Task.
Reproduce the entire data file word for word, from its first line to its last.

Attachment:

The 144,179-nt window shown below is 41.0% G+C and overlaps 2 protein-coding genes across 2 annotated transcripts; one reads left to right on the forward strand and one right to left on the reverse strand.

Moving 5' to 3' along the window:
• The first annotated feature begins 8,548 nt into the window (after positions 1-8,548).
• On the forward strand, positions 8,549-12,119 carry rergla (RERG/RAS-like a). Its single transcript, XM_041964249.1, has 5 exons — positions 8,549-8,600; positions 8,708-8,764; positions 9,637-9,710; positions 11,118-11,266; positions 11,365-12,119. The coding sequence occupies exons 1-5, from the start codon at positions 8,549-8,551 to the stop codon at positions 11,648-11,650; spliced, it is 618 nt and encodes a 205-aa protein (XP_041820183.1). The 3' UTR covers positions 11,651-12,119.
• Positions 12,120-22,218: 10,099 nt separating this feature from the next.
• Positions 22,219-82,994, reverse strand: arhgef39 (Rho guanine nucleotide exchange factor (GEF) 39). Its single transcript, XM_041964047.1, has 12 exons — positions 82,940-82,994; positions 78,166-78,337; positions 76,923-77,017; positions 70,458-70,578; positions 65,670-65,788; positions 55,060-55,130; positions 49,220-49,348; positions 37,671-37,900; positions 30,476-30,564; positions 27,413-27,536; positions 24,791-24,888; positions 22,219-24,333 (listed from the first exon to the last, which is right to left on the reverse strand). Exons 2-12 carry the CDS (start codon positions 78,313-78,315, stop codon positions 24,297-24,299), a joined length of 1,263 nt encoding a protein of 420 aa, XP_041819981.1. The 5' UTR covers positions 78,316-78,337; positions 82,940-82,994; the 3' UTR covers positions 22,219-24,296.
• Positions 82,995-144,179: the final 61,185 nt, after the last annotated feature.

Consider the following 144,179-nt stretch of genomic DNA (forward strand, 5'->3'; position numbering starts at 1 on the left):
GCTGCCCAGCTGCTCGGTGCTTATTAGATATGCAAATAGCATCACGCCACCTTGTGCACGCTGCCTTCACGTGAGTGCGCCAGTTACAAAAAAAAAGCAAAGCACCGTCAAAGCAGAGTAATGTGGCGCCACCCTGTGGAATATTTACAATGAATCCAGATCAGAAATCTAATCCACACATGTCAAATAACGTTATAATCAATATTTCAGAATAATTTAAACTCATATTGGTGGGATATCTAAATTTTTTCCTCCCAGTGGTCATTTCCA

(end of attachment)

The 144,179-nt window shown below is 41.0% G+C and overlaps 2 protein-coding genes across 2 annotated transcripts; one reads left to right on the forward strand and one right to left on the reverse strand.

Moving 5' to 3' along the window:
• The first annotated feature begins 8,548 nt into the window (after positions 1-8,548).
• On the forward strand, positions 8,549-12,119 carry rergla (RERG/RAS-like a). Its single transcript, XM_041964249.1, has 5 exons — positions 8,549-8,600; positions 8,708-8,764; positions 9,637-9,710; positions 11,118-11,266; positions 11,365-12,119. The coding sequence occupies exons 1-5, from the start codon at positions 8,549-8,551 to the stop codon at positions 11,648-11,650; spliced, it is 618 nt and encodes a 205-aa protein (XP_041820183.1). The 3' UTR covers positions 11,651-12,119.
• Positions 12,120-22,218: 10,099 nt separating this feature from the next.
• Positions 22,219-82,994, reverse strand: arhgef39 (Rho guanine nucleotide exchange factor (GEF) 39). Its single transcript, XM_041964047.1, has 12 exons — positions 82,940-82,994; positions 78,166-78,337; positions 76,923-77,017; positions 70,458-70,578; positions 65,670-65,788; positions 55,060-55,130; positions 49,220-49,348; positions 37,671-37,900; positions 30,476-30,564; positions 27,413-27,536; positions 24,791-24,888; positions 22,219-24,333 (listed from the first exon to the last, which is right to left on the reverse strand). Exons 2-12 carry the CDS (start codon positions 78,313-78,315, stop codon positions 24,297-24,299), a joined length of 1,263 nt encoding a protein of 420 aa, XP_041819981.1. The 5' UTR covers positions 78,316-78,337; positions 82,940-82,994; the 3' UTR covers positions 22,219-24,296.
• Positions 82,995-144,179: the final 61,185 nt, after the last annotated feature.

Consider the following 144,179-nt stretch of genomic DNA (forward strand, 5'->3'; position numbering starts at 1 on the left):
GCTGCCCAGCTGCTCGGTGCTTATTAGATATGCAAATAGCATCACGCCACCTTGTGCACGCTGCCTTCACGTGAGTGCGCCAGTTACAAAAAAAAAGCAAAGCACCGTCAAAGCAGAGTAATGTGGCGCCACCCTGTGGAATATTTACAATGAATCCAGATCAGAAATCTAATCCACACATGTCAAATAACGTTATAATCAATATTTCAGAATAATTTAAACTCATATTGGTGGGATATCTAAATTTTTTCCTCCCAGTGGTCATTTCCA